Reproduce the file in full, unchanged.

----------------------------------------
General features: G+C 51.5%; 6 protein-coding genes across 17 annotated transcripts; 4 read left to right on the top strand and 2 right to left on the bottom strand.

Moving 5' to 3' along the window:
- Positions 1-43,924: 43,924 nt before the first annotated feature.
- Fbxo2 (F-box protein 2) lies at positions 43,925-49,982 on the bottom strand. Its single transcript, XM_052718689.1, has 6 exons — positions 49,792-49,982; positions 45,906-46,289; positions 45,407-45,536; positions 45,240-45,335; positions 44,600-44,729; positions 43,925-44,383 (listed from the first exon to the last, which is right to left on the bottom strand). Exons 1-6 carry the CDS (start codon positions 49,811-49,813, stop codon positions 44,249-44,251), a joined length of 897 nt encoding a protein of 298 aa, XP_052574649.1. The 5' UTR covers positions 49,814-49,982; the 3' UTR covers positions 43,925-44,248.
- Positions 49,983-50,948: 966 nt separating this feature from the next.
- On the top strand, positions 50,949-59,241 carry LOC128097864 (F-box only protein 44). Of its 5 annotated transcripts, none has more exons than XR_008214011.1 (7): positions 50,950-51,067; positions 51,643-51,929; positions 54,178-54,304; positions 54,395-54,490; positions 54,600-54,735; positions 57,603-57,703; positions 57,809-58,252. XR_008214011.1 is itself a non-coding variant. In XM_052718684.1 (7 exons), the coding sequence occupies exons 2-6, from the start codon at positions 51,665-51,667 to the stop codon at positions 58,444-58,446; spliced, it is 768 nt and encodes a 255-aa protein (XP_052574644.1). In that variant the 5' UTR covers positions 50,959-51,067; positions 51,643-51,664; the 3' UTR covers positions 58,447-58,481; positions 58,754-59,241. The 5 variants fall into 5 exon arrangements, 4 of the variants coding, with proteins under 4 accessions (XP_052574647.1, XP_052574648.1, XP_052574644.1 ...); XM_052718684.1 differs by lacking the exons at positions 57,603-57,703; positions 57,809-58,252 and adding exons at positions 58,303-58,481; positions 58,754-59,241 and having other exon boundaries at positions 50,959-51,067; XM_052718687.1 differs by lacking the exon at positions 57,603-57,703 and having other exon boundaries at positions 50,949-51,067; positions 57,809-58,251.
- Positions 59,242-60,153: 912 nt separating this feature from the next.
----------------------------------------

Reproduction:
General features: G+C 51.5%; 6 protein-coding genes across 17 annotated transcripts; 4 read left to right on the top strand and 2 right to left on the bottom strand.

Moving 5' to 3' along the window:
- Positions 1-43,924: 43,924 nt before the first annotated feature.
- Fbxo2 (F-box protein 2) lies at positions 43,925-49,982 on the bottom strand. Its single transcript, XM_052718689.1, has 6 exons — positions 49,792-49,982; positions 45,906-46,289; positions 45,407-45,536; positions 45,240-45,335; positions 44,600-44,729; positions 43,925-44,383 (listed from the first exon to the last, which is right to left on the bottom strand). Exons 1-6 carry the CDS (start codon positions 49,811-49,813, stop codon positions 44,249-44,251), a joined length of 897 nt encoding a protein of 298 aa, XP_052574649.1. The 5' UTR covers positions 49,814-49,982; the 3' UTR covers positions 43,925-44,248.
- Positions 49,983-50,948: 966 nt separating this feature from the next.
- On the top strand, positions 50,949-59,241 carry LOC128097864 (F-box only protein 44). Of its 5 annotated transcripts, none has more exons than XR_008214011.1 (7): positions 50,950-51,067; positions 51,643-51,929; positions 54,178-54,304; positions 54,395-54,490; positions 54,600-54,735; positions 57,603-57,703; positions 57,809-58,252. XR_008214011.1 is itself a non-coding variant. In XM_052718684.1 (7 exons), the coding sequence occupies exons 2-6, from the start codon at positions 51,665-51,667 to the stop codon at positions 58,444-58,446; spliced, it is 768 nt and encodes a 255-aa protein (XP_052574644.1). In that variant the 5' UTR covers positions 50,959-51,067; positions 51,643-51,664; the 3' UTR covers positions 58,447-58,481; positions 58,754-59,241. The 5 variants fall into 5 exon arrangements, 4 of the variants coding, with proteins under 4 accessions (XP_052574647.1, XP_052574648.1, XP_052574644.1 ...); XM_052718684.1 differs by lacking the exons at positions 57,603-57,703; positions 57,809-58,252 and adding exons at positions 58,303-58,481; positions 58,754-59,241 and having other exon boundaries at positions 50,959-51,067; XM_052718687.1 differs by lacking the exon at positions 57,603-57,703 and having other exon boundaries at positions 50,949-51,067; positions 57,809-58,251.
- Positions 59,242-60,153: 912 nt separating this feature from the next.